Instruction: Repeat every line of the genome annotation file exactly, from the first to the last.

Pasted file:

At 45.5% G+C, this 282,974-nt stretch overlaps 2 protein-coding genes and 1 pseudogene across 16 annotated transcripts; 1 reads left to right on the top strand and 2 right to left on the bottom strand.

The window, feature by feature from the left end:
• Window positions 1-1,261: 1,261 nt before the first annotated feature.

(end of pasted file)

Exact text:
At 45.5% G+C, this 282,974-nt stretch overlaps 2 protein-coding genes and 1 pseudogene across 16 annotated transcripts; 1 reads left to right on the top strand and 2 right to left on the bottom strand.

The window, feature by feature from the left end:
• Window positions 1-1,261: 1,261 nt before the first annotated feature.